Systemic is a key word, here. Women, people of color, LGBTQ+ people, and the differently abled all exist within a society that’s purposely structured to give the advantage(s) to straight, cis-gender white, wealthy males. The system is rigged — but to acknowledge that it’s rigged is to invite victim-blaming. “You just want special treatment.” “You just need to pull yourself up by your bootstraps.” “Work harder.”

These arguments put the responsibility for success or failure onto the oppressed without acknowledging how powerful and entrenched systemic sexism, racism, homophobia, transphobia, ableism, and ageism are — and how readily those in the majority ignore the privileges they’ve benefitted from when they talk about their success. The assumption that the playing field is already level is uninformed, at best, and deliberately malicious, at worst.

Second, bootstrapping works only if the playing field is level to begin with. Working harder is the answer only when everyone has had the same access to resources, support systems, education, training — not to mention basic needs like food, clean water, healthcare, childcare — and that access to employment is not subject to biases in the sourcing, screening, and hiring processes.

The norm is not acceptable

To return to the original quote, yes, this is the norm, and it is unfortunate. And while, yes, many women — Neha Sampat included — have challenged those norms and achieved success by pursuing entrepreneurship (women are starting businesses at 1.5 times the national average), I am not satisfied with accepting that binary as the norm: either accepting discrimination or figuring out ways around it. I don’t want to feel “empowered” by an abusive, oppressive, discriminatory norm! How exhausting.

I want to change the norm. I want to see the entire system crumble and rebuilt to accommodate everyone’s needs and their versions of success, whether that’s within a corporate job, as an entrepreneur, or something in between.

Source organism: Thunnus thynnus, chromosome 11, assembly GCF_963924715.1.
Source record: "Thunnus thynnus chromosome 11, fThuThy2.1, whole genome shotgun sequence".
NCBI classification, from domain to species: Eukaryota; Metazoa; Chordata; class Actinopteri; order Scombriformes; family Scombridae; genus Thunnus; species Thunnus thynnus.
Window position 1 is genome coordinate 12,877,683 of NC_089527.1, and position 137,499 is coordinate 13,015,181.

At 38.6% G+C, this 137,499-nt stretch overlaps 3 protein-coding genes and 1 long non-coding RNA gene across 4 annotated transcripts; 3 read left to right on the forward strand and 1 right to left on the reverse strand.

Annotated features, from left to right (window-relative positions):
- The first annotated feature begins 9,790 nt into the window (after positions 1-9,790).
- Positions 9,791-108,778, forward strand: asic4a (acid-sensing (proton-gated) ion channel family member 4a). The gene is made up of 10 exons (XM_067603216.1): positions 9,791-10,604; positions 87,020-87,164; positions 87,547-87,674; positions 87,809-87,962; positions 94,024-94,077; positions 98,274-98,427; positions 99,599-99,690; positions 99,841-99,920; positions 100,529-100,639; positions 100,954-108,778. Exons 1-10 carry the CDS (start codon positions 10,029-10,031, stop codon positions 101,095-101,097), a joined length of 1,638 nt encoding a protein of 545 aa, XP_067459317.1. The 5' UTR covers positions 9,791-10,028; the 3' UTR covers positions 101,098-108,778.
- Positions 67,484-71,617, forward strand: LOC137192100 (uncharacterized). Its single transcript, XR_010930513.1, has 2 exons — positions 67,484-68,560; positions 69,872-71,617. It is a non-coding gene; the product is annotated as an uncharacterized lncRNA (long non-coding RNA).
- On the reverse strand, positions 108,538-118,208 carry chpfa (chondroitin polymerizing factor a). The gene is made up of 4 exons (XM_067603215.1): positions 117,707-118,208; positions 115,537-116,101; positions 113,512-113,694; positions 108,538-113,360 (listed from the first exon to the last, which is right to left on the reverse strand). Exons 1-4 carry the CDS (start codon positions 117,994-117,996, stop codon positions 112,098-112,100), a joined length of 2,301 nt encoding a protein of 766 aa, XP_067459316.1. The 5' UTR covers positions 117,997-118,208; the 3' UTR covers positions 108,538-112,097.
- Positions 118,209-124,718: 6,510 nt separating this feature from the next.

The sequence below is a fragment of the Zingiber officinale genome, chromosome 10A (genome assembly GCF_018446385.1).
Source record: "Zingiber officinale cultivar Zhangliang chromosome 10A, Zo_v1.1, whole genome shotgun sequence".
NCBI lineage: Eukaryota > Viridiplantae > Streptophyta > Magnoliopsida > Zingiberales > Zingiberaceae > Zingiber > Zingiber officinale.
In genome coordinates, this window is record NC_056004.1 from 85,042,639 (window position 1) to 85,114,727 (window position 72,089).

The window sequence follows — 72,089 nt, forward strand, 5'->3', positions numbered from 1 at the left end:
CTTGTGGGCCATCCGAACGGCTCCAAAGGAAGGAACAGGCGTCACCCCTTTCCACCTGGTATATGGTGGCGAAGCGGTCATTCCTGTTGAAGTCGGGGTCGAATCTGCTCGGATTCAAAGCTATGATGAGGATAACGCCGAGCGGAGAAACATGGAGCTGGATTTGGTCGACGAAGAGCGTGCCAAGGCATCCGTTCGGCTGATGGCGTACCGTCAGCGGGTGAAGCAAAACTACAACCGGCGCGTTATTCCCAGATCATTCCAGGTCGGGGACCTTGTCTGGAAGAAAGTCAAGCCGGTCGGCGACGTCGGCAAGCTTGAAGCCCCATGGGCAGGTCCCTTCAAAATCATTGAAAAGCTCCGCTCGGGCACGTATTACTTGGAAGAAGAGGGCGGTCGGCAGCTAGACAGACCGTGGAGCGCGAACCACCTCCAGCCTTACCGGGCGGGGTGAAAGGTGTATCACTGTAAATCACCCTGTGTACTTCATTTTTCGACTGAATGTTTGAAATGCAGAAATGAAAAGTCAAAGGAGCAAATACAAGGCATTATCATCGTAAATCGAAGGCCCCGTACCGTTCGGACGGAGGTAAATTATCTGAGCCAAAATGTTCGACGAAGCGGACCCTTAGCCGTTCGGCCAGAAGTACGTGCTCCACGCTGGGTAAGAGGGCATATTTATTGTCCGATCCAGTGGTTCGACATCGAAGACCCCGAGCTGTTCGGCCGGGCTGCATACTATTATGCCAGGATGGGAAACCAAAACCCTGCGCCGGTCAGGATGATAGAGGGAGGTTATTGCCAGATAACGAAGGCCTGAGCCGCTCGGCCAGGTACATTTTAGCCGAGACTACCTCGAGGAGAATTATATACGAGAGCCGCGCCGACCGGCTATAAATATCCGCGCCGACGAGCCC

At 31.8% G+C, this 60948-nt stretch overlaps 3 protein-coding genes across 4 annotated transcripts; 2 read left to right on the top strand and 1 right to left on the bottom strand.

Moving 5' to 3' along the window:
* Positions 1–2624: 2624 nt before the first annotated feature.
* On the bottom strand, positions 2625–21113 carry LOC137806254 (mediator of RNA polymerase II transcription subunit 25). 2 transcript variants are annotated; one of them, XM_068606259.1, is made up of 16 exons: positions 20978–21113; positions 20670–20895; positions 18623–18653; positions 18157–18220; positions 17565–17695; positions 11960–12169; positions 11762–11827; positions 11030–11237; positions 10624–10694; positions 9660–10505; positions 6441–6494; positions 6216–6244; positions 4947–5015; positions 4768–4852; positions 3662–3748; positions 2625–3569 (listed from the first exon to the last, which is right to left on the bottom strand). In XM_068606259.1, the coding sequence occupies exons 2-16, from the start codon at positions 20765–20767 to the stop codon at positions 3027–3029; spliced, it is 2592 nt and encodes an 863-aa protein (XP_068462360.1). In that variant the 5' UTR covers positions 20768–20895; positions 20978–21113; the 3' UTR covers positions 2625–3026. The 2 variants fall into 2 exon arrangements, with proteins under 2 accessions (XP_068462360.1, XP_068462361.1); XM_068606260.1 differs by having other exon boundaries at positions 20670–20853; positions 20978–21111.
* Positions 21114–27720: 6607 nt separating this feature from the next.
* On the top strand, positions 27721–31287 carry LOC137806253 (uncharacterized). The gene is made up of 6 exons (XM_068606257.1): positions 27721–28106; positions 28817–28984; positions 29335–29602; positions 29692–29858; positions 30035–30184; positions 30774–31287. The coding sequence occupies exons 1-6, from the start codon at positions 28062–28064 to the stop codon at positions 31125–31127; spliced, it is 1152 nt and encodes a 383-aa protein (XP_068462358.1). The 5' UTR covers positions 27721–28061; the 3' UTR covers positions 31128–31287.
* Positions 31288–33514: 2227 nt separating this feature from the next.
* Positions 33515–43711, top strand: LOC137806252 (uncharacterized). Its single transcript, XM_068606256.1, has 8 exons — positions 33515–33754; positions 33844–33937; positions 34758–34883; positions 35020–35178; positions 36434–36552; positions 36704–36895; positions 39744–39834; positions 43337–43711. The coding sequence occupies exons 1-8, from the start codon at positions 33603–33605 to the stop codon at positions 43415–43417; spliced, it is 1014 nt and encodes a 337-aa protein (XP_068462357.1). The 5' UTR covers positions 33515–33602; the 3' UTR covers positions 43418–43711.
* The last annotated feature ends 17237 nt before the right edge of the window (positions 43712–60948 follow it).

I’m reminded of a conversation I had last fall with LaFawn Davis, the global head of culture and inclusion at Twilio, about intersectionality and how the tech industry struggles to understand the concept and the implications, often dismissing “identity politics” as a distraction.

“A lot of times customers and clients will tell me, ‘Oh, we’re just focusing on gender diversity right now – getting women in tech,’ and I always try to make it a bit lighthearted, but I respond with, ‘Lesbians are women. Women are black, Hispanic, Latina, too,’” Davis says. “You cannot separate these things because we’ve seen that the advantages in those cases go to white women. Obviously, I get that’s where we want to be. We want to get to the ‘nirvana’ of being able to look only at skills and experience and talent, yes. But you cannot get there without addressing and acknowledging all the different identities — how race is a factor. How sexual orientation is a factor. Age, ability, etc.”

I don’t want “special treatment.” I don’t want “hand-holding.” And I don’t believe that’s what anyone else wants, either. But there’s a difference between “equal” and “equitable.” Equal means everyone receives the same treatment, while equitable means everyone receives fair treatment, taking into account the obstacles and challenges they’ve had to overcome, and, yes, sometimes allocating extra resources, support, and accommodations to make up for those. That’s what I want to see in tech and in society at large. That’s how I want us to #PressforProgress.